(NEW YORK) — NBA legend Magic Johnson has come in with a big assist to help out small businesses that have been hard hit by the coronavirus pandemic.
Johnson joined ABC News’ Good Morning America on Tuesday to share his latest efforts that will provide capital to minority and women-run firms to ensure their stability and growth in the wake of the pandemic.
After a call with Rev. Al Sharpton and the owner of M.B. Capital, Johnson said the collective goal was “to come together and do something fantastic for minority firms across the country and women-owned businesses.”
“My company (Equitrust Life Insurance Co.) put up $100 million for these fantastic companies that were not part of the loan system (Paycheck Protection Program), the stimulus package that went out, and they couldn’t get loans. So we have to make sure that they stay in business and also keep their employees,” Johnson said. “M.B. is going to make sure they vet these minority firms and women-owned businesses along with the SBA (Small Business Administration) to make sure these companies get money because they’ve been a pillar and also been outstanding for our community.”
Johnson also wanted to recognize these types of businesses because he said they recognized that black communities have been disproportionately affected by the COVID-19 outbreak.
“Health-wise it’s been really affecting our community in a big way. We’re dying at really record numbers from the virus, in terms of African Americans. So we want to make sure that first we get the word out to stay safe, take care of your family and then on the financial side, we’ve got to make sure these businesses can stay open. We don’t want any minority firm in America to close because of this virus and because they couldn’t get a loan,” he said.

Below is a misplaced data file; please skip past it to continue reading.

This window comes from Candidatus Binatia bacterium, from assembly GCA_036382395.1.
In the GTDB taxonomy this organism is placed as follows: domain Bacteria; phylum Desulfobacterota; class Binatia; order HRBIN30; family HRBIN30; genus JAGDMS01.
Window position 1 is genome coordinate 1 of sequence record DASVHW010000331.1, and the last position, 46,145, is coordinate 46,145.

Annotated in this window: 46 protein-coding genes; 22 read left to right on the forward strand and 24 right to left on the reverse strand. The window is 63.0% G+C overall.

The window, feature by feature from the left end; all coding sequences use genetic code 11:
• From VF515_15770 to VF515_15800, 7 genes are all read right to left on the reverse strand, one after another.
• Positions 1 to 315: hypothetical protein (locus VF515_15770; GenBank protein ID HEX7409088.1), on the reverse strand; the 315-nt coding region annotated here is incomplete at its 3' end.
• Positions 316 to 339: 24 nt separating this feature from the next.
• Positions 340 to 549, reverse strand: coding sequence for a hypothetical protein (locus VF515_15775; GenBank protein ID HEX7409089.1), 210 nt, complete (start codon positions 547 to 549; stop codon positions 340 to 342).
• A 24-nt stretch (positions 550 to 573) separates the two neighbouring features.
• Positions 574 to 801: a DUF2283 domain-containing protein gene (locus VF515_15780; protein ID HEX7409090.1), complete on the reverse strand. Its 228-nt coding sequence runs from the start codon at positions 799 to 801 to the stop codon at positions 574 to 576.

He added that “after we have come out of this situation,” and business starts to get somewhat back to normal, “we want these businesses to grow too … these firms can grow and scale at the same time.”
His advice for small businesses is to “try to make sure you can keep your employees” and “stay in touch with your clients and customers” so that when people get back to work they can sit down and do more business.
Despite all the chaos that has come at the hands of the pandemic, Johnson said the highly watched ESPN docuseries, The Last Dance, that chronicled his former NBA competitor and 1992 Olympic teammate Michael Jordan, was perfectly timed “because the country needed something to look forward to.”
Johnson appeared in the series when Jordan and the Bulls matched up against his Los Angeles Lakers and showed intimate, up-close moments between the two players.
“Michael made the point that he had won a lot of scoring titles, but he was never in the category of Magic Johnson and Larry Bird of winning championships,” Johnson said. “Once he won the first one against my showtime Lakers — we were both in the locker room and there’s a door in between the visitors locker room and the Lakers locker room and so I told their PR person, ‘grab Michael because I want to congratulate him.'”
“When he came through the door we just hugged and — he was just crying. He was so happy to win his first championship, his father was there with him as well and we just had a special moment,” Johnson recalled.
“Michael and I always have been great friends. We respect each other. I think on the court we were great rivals, but at the same time we really loved each other,” the Hall of Famer said. “Especially when we had that special moment with the Dream Team and we both were able to play with each other and represent our country and win the gold medal.”
The pair have had a similar past with their careers off the court as well, Johnson explained.
“We followed each other in terms of as businessmen now too. So we’ve got a lot in common. We’re both close to our mothers and our family and I just love him. And I love the fact that we needed this Last Dance documentary,” he said. “It gave us all these thrills and took us back, as well as took us forward too. And I’m glad a lot of kids got a chance to see what made Michael Jordan the G.O.A.T. and what made him special.”
Johnson will be a guest on After the Dance With Stephen A. Smith: A SportsCenter Special Tuesday at 8 p.m. ET on ABC to share insights about competing against Jordan during the Bulls dynasty and more.
By KELLY MCCARTHY, ABC News
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